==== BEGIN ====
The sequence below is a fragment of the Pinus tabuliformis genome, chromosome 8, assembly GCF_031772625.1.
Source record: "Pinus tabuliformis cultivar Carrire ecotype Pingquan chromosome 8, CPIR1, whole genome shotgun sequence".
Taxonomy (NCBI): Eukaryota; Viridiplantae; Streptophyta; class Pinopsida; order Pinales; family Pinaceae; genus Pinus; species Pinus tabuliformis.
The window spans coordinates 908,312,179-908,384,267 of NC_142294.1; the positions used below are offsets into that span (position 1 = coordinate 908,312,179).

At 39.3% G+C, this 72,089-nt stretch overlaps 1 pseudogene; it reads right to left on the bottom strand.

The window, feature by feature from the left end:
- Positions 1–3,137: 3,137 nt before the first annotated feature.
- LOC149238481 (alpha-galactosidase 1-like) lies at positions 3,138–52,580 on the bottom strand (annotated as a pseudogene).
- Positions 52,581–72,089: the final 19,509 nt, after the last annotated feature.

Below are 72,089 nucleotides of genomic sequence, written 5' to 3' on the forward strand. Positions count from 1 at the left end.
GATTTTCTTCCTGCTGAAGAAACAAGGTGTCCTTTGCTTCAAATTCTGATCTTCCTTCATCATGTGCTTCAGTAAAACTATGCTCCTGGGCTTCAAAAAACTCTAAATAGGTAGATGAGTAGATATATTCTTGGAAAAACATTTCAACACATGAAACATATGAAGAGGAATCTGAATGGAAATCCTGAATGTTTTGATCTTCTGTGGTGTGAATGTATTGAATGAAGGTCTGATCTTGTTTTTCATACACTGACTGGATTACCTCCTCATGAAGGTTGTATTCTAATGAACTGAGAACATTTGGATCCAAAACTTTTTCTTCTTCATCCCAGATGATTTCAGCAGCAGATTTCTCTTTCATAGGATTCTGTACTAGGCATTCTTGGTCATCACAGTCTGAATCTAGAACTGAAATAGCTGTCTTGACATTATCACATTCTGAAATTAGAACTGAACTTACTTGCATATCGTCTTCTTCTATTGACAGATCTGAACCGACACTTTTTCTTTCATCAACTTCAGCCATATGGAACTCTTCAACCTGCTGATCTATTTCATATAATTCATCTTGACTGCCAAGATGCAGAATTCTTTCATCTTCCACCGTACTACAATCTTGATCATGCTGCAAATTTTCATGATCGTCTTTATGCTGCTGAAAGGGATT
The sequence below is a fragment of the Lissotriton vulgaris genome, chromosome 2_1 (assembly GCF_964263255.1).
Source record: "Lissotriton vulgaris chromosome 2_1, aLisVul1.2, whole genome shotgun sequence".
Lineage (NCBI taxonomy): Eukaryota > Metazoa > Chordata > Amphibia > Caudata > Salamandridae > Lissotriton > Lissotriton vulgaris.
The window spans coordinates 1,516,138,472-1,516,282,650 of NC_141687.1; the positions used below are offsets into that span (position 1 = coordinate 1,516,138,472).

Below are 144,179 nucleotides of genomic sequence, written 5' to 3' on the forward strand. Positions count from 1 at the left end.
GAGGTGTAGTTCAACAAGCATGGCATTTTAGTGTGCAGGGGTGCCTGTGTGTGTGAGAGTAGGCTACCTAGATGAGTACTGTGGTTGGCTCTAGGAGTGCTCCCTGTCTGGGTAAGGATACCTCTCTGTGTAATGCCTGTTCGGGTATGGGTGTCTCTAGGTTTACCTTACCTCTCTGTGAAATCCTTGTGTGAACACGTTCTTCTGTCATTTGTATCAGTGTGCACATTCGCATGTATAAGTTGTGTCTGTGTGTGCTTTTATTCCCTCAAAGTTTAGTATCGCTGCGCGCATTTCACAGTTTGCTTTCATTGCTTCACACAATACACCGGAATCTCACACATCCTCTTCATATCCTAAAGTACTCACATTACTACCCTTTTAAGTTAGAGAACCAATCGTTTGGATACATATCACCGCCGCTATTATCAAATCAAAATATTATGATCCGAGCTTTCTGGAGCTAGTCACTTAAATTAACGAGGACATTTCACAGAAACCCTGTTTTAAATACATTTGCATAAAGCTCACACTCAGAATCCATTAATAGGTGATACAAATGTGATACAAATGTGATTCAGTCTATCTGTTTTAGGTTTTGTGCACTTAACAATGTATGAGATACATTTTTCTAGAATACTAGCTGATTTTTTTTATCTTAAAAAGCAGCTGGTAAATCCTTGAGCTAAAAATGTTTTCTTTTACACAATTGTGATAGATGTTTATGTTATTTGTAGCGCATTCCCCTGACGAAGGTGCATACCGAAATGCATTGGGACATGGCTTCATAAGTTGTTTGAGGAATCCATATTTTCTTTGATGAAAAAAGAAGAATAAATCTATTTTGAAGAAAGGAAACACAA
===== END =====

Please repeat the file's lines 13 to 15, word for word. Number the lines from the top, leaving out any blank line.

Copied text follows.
Source record: "Lissotriton vulgaris chromosome 2_1, aLisVul1.2, whole genome shotgun sequence".
Lineage (NCBI taxonomy): Eukaryota > Metazoa > Chordata > Amphibia > Caudata > Salamandridae > Lissotriton > Lissotriton vulgaris.
The window spans coordinates 1,516,138,472-1,516,282,650 of NC_141687.1; the positions used below are offsets into that span (position 1 = coordinate 1,516,138,472).